Most riders started out with short rides and slowly increased so that now bicycling has become part of their lives. Many of them join clubs or groups where they enjoy long weekend rides with their friends on peaceful country roads. When I started, I thought 10 miles was a big deal but today a 30 mile ride after work twice a week is my norm. I also try to get a longer ride in on the weekend.
While they are at it they burn calories galore. Let's look at a list of the amount calories a 200 pound person burns at various activities in one hour to see how bicycling compares:
Bicycling for one hour at 12 mph = 725 calories
Running for one hour at 6 mph (10 min mile) = 908 calories
Basketball game for one hour = 725 calories
Rowing (Moderate) for one hour = 862 calories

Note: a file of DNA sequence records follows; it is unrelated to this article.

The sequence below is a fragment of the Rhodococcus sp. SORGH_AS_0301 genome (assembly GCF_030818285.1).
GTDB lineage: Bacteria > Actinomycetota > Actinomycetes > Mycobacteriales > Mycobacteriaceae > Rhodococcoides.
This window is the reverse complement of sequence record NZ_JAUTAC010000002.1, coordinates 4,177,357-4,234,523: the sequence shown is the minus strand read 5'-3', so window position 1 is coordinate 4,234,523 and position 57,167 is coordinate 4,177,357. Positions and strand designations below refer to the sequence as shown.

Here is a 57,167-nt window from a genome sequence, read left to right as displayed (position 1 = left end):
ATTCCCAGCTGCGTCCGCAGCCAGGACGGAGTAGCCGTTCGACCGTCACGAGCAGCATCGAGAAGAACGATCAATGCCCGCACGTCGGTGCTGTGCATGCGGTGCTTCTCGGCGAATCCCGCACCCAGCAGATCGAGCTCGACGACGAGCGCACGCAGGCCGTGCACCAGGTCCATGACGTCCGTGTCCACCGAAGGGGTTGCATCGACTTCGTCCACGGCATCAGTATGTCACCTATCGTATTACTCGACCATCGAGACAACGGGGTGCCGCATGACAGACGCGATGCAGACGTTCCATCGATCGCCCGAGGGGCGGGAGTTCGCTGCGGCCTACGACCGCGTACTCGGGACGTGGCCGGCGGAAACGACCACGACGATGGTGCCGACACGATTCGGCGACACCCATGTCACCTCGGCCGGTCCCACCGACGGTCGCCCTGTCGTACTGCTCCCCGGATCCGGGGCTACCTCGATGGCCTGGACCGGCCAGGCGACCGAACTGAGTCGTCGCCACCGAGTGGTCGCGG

Jump Rope (Moderate) for one hour = 908 calories
Aerobics (General) for one hour = 544 calories
Weight Lifting (Moderate) for one hour = 275 calories
As you see, bicycling is right up there with the rest and this list does not take into account headwinds and hills. They can easily increase the calories you burn bicycling.The real reason bicycling is such a great way to burn calories is that outdoor bicycling is so enjoyable that it beckons you to return. There is always a new landscape to look at and a new hill to conquer. There are friends to gab with and new routes to explore. Bicycle riding is simply fun.
Bicycling is great, but you should also do something else. Bicycling is a great exercise for the lower back and all of your leg muscles, heart and circulation, but it does not do much for your abs, chest, arms and upper back.